Car ownership can be confusing because there’s a lot you have to keep track of – the status of your oil, the last time you got your tires changed or rotated, whether or not your windshield wipers can make it through another season, and that’s just the tip of the iceberg! Another area of car ownership you might be confused about is car tags or your car’s registration.
Car tags are the stickers you put on your car’s license plate. These stickers indicate what year your car’s registration is valid through. You must renew your registration every year, two years, or three years depending on the state.
The rest of this article will answer your questions about car tags, why you need them, and what happens if they expire. If you’re curious about these stickers and what they mean, keep reading!
Car tags are proof that the car’s owner renewed the registration for their vehicle that year. Not having up-to-date car tags visible on your vehicle is illegal, and you could get fined or otherwise punished if you forego this responsibility.
In all fifty states, car owners have to register their cars with the Department of Motor Vehicles (DMV) in their state. States use this information when assessing taxes or determining proper vehicle ownership in the event of a theft. Law enforcement will always ask to see your car’s registration when they pull you over.
After the initial registration, car owners need to renew their registration every year. When you renew your registration, you receive car tags – stickers that you put on your license plate.
The cost of initial registration can be pretty hefty, depending on which state you live in. Florida, Montana, and Iowa have the highest initial car registration fees at $225, $217, and $196.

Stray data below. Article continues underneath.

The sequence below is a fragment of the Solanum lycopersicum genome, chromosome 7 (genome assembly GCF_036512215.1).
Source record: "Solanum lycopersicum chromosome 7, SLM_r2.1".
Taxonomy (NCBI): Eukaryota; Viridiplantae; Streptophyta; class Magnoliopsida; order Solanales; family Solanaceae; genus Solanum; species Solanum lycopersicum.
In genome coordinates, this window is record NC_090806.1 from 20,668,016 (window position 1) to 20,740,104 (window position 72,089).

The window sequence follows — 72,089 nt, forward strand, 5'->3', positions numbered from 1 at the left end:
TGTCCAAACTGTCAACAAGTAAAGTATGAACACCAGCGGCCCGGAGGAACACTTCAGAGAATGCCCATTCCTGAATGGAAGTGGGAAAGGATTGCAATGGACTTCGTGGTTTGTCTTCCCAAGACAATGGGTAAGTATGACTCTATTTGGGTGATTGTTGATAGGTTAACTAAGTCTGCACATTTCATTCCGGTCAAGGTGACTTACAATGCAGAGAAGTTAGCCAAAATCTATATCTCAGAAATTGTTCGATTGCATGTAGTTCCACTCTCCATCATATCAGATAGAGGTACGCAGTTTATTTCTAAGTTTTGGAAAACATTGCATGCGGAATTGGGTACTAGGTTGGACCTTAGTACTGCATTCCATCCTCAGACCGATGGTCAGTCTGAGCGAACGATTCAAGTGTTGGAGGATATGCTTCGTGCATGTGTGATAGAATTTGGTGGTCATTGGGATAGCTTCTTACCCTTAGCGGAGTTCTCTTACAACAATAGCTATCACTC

Renewing your car’s registration also isn’t free. The cost varies from $30 to $50, and sometimes the price is more if the vehicle’s weight is more. After you pay this fee, you’ll get car tags – colorful stickers with digits that indicate the year that the registration expires. These tags go on your license plates, typically in the corner.
Before you put your car tags on your license plate, you should ensure that your license plate is as clean as possible so the stickers stick well. License plates can get dirty with pollen, mud, grime, bugs, and other road debris, so you’ll need to clean them well!
Once you have everything you need, follow these steps:
- Remove the license plate by unscrewing the bolts.
- Put the removed plate in a bucket of warm, soapy water.
- Scrub the plate with a sponge.
- If there are still bug splatters on your license plate after scrubbing, you may need to use an automotive bug solvent.
- You can apply an automotive wax to reduce UV damage if you’d like.
- Replace the license plate.
Now you’re ready to put on your car tags!
If you need an automotive bug solvent, I recommend this 3D Bug Remover (available on Amazon) because the product loosens the protein immediately, so you can easily wipe it away. It also works on tree sap.
Suppose the bolts holding your license plate in place seem worn out and need replacement. In that case, I like the LivTee Rustproof License Plate Screws because they are easy to install, and you won’t have to worry about needing to replace them again because of weather damage.
How to Renew Car Tags
Renewing car tags is a similar process in every state, but the exact procedure may differ depending on which state you live in, so check with your state’s DMV for their rules.
Usually, you’ll receive a registration renewal notice in the mail at the address listed on your car’s registration. Most of the time, this notice comes with a return envelope that you can use to send your payment for your renewal. Most state DMVs don’t accept cash, though, so keep that in mind.
Using mail-in orders is usually the simplest way to renew your registration, but you’ll still have to wait for the mail to come. So, it may take a week or two to get your new sticker if you go this route.